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    Re: When does replastering become critical?

    Looks like calcium and ground in dirt.

    In a bucket, mix one part muriatic to 4 parts water. Please use long rubber gloves and goggles. Pour a small amount over the step and scrub with a scrub brush.

    Pour the left over around the the area of the calcium and scrub with a pool brush (not a stainless!).

    I'll bet it has a positive impact.

    Scott
    PoolGuyNJ
    Owner of - PoolGuyNJ LLC
    Expert Pool and Spa Repairs, Renovations, and Augmentation. Helping people decide what is the right gear for meeting their needs. Expectations Set, Expectations Met, No Surprises.

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    Re: When does replastering become critical?

    Pictures below of scale on my pool steps.

    My scale is easier to see as the plaster is blue. It, also, is rougher and coarser than the plaster under it. It resides above the plaster (in my pool) so you can feel the rise up from plaster to the scale. The doggies leave mud footprints on the steps that will stain, mostly the scale, if I don't get the stairs brushed at night. Our silt stains and has iron in it. The scale, mostly on horizontal surfaces, stains more the the plaster does, any kind of staining, and also holds it harder than the plaster. I did an AA treatment a couple of months ago and it took the scaling areas loner to release the stains, mostly iron. Fall 08 I did an acid wash to the pool. We didn't concentrate on the horizontal surfaces as the scaling was so thick, I was afraid I would remove scale and plaster but we did get all off of sides. I would think you could tell if yours is thinning or scaling by whether the darker areas are higher or lower than the plaster.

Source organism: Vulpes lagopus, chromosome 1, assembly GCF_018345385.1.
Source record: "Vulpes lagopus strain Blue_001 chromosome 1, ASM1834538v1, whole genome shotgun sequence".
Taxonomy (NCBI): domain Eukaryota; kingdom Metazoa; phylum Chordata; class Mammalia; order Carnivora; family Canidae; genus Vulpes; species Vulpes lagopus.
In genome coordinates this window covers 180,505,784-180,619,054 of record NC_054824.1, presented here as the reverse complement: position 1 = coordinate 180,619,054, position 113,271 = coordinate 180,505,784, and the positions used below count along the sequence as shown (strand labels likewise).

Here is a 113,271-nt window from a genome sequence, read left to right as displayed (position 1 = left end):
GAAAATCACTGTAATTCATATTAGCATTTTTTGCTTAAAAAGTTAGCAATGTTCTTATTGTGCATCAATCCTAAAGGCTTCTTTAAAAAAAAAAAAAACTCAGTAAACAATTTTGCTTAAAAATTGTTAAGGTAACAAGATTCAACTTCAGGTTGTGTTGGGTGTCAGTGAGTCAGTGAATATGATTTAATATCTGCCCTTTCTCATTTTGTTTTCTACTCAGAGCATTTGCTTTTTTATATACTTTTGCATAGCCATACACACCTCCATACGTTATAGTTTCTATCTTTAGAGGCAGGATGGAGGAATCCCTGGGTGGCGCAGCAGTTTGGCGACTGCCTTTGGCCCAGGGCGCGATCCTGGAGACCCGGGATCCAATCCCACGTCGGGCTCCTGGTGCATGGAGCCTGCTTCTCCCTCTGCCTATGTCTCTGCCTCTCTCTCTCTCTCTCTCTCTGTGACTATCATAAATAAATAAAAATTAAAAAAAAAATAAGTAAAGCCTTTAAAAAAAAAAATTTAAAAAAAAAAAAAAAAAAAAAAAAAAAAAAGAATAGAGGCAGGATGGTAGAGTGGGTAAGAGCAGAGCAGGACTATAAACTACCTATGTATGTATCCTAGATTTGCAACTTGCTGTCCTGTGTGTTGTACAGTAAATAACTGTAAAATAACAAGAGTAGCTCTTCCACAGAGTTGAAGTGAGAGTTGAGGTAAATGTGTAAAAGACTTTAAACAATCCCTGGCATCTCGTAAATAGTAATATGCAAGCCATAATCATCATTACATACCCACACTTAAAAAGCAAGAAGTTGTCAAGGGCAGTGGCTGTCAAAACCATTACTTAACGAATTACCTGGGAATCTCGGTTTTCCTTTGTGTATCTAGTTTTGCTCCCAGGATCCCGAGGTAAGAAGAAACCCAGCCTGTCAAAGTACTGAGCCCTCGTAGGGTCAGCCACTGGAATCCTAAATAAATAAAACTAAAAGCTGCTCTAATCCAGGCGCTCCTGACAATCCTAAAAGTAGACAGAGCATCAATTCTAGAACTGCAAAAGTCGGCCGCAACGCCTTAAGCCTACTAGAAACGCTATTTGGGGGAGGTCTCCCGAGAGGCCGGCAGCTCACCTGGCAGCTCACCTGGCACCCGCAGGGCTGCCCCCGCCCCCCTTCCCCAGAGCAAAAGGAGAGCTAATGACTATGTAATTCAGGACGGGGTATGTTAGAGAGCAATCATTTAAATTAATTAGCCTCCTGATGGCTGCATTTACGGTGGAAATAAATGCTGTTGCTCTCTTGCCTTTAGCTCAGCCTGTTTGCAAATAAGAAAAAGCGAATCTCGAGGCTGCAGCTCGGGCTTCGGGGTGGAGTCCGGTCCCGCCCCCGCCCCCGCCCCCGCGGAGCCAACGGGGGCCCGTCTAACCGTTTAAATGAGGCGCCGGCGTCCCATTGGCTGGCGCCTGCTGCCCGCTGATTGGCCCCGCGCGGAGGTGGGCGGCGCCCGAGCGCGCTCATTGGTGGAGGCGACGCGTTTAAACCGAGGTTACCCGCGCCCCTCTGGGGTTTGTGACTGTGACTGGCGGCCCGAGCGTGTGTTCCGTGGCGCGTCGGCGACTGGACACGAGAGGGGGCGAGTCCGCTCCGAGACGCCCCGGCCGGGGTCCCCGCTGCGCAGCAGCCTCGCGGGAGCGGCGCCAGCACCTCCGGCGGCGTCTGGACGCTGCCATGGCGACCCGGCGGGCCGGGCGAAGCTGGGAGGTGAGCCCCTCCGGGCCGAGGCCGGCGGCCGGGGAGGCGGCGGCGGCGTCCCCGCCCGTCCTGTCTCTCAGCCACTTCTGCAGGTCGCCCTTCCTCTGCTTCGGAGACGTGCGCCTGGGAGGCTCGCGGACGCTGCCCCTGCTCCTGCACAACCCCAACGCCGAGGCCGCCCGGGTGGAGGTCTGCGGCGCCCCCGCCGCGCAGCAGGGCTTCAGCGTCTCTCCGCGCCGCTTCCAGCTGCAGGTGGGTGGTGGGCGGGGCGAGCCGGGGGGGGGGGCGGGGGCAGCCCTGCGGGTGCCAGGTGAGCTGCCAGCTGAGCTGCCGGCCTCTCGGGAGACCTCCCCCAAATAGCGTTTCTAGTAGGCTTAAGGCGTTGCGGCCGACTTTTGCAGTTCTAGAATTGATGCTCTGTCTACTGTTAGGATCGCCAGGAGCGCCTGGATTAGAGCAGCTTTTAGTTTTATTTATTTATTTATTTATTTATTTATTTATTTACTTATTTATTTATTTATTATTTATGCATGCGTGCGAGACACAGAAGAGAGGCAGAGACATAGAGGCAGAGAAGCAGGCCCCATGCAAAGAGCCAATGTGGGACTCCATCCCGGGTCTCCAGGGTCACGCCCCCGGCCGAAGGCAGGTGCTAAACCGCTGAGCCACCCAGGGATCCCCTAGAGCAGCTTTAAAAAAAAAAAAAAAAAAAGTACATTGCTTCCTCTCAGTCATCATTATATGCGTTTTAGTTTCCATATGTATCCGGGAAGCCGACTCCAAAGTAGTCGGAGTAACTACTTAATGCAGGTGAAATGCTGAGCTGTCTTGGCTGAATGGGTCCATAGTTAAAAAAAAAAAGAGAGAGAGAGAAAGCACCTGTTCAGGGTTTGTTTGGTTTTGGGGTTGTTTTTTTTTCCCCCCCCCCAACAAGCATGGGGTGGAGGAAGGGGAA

I had to use an angle grinder, with concrete discs, for a couple of hours, when pool was empty for acid wash last year, to remove the scale on steps, but only got the bottom one done, as you will see in pictures.

    Note bottom step with little to no scaling.

    Good news is that during and after the AA treatment the scaling is very slowly lifting.

    BTW...... Iron stains a yellowish tan to light brown and mostly on the scaling. Copper stains a dark grey. The copper staining I have, mostly where sides curve down to bottom, are like lines that can be straight or curved, but not large concentrated areas or roundish spots.







    2nd step with less scaling.




    There really is blue plaster under the stained "white" scale.